Summer camp jobs - a place to grow!

Welcome everyone to my blog. Running a residential camp (Maine Arts Camp), as well as MySummers (a staffing site) and Camp Finders (a summer camp referral service), I have gained a unique perspective about sleepaway camps. I first attended camp in 1970 in Maine; I'm still at camp and love it!

Rick Mades

Monday, November 16, 2009

Internships, summer camp jobs

With the job market so weak, it makes sense for college students to look into internships. While any internships are unpaid positions, think outside the box and apply for a summer camp job. Most camp directors will be open to filling out the paperwork needed for an internship if they can get quality staff. Even better, camp jobs have a salary so college students get invaluable experience while still helping to cover their expenses for the rest of the year. If a college student wants to gain independence, instead of living at home for the summer and taking the typical retail or restaurant job, take a job at a sleepaway camp. Besides a salary, room and board is included. Yes, that's free food! I used to work at a day/boarding school in Florida and a fellow teacher had a joke he used to tell (and still does!). He said the more you eat, the more you make (you may not want to go overboard on this advice though). Another advantage to working at a sleepaway camp is that many of the camps are in the middle of nowhere, so there is less opportunity to spend what you earn during the summer.

To make the most of your summer camp job/internship, go to Quint Careers for some great advice. Who can benefit from working at a sleepaway camp? When I did my student teaching (math) at Newton South High School in 1990, the department head told me that openings for math teachers only come available every 5-6 years at his school. He also told me that when 50-60 applications come through, he first looks for someone who has worked at a sleepaway camp. Living with kids 24/7 takes a strong commitment and future teachers learn so much about themselves and children in such a job. Besides teachers, learning to work with your peers as part of a team transfers to the business world. By being a camp counselor, one learns how to think out of the box and be creative in problem solving. Good counselors also learn how to ask for help and how to take the initiative.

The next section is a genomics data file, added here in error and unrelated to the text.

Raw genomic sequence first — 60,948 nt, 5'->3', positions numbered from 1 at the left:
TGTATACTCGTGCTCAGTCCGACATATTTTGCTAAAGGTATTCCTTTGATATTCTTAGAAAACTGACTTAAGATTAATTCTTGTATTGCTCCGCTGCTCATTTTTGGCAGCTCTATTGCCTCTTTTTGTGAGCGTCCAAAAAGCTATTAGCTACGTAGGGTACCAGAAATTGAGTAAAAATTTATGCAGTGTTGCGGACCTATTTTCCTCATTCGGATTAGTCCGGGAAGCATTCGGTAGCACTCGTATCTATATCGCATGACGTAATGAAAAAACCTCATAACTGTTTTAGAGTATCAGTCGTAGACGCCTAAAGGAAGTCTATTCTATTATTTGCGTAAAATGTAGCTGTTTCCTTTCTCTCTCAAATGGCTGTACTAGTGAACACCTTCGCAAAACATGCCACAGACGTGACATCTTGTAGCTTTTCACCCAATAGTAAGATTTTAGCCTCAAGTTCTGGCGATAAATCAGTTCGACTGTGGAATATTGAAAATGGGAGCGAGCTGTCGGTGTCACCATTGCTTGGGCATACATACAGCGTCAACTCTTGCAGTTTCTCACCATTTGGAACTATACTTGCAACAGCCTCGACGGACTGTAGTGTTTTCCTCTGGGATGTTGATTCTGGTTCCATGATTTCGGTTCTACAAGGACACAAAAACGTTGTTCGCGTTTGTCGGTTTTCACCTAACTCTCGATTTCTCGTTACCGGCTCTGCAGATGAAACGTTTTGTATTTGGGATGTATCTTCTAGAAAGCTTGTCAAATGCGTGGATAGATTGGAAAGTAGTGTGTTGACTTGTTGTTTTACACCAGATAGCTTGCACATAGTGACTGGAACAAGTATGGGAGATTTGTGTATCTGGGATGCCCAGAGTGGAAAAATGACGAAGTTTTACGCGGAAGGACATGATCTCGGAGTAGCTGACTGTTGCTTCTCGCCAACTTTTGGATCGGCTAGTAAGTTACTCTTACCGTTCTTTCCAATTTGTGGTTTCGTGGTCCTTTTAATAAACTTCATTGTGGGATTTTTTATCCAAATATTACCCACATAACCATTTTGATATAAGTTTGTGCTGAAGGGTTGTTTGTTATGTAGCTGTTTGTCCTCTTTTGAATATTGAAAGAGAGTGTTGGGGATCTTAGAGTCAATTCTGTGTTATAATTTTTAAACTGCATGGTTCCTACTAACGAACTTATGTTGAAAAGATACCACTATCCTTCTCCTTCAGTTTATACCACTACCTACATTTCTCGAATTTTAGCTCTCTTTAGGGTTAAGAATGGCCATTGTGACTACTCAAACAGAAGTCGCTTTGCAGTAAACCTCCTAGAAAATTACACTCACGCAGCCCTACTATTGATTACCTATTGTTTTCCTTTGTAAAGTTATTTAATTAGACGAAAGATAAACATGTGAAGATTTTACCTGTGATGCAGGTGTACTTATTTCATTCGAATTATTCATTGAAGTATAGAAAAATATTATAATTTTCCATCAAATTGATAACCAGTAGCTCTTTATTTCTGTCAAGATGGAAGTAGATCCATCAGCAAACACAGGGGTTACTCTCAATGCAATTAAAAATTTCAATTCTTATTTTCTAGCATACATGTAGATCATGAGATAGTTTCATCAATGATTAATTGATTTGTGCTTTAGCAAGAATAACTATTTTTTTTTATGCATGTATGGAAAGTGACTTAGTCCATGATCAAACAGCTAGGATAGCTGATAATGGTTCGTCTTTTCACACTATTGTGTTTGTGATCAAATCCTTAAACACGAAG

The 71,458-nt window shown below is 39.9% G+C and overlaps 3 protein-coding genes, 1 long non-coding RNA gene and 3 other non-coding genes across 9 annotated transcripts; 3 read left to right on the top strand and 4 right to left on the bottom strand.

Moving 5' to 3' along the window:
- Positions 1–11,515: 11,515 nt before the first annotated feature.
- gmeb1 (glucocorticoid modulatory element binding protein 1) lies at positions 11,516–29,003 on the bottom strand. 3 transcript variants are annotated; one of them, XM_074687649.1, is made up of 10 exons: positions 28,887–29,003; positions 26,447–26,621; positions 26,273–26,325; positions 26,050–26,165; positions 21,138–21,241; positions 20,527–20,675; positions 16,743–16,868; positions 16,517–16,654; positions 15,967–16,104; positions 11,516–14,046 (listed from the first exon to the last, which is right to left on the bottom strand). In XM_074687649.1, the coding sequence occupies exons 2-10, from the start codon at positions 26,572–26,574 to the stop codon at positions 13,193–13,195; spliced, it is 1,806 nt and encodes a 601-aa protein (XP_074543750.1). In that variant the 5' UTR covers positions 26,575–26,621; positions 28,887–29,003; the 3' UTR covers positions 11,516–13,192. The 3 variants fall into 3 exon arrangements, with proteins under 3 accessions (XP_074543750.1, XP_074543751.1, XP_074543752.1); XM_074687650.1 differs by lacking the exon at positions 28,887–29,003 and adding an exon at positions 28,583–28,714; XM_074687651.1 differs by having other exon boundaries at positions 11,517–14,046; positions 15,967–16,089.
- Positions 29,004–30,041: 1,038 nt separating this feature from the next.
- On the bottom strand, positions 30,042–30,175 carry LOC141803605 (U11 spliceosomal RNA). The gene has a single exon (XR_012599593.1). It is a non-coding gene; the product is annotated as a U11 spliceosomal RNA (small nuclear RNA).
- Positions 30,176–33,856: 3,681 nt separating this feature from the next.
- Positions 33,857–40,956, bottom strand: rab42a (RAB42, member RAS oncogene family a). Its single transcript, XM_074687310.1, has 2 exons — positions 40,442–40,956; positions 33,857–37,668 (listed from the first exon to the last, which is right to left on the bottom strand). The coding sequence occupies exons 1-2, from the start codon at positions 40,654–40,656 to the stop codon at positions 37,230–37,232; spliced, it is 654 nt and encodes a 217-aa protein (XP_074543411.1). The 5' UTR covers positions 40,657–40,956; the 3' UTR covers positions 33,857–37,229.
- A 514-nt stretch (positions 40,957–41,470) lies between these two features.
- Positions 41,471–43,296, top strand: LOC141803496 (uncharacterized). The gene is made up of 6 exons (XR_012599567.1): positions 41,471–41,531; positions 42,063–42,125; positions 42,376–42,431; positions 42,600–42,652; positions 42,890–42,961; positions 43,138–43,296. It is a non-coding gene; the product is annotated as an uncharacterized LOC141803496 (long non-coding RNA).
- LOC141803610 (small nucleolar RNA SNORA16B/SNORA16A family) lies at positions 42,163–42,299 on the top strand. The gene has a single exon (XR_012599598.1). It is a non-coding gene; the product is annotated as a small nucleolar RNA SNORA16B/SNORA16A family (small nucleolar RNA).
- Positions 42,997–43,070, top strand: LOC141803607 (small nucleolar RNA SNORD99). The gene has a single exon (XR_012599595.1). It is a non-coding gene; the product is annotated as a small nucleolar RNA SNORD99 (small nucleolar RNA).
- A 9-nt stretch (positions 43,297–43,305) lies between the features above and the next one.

So, where and when to start? Contact career services at your school and inquire about what it would take to make a summer camp job into an internship. Then, in talking with camp directors, you'll be able to show right away how mature and organized you are. As to when, late fall/early winter is when camps start to hear back from returning staff. So, start the application process in November and you'll have better choices than waiting until late Spring.

There are plenty of web sites that will help you find camp jobs. One is MySummers, the site that I have been running since 1999. About 50 camps subscribe to the site and are looking for quality camp counselors.

Best of luck in your search for a wonderful summer camp job!

Rick Mades
owner of Camp Finders and MySummers
owner/director of Maine Arts Camp


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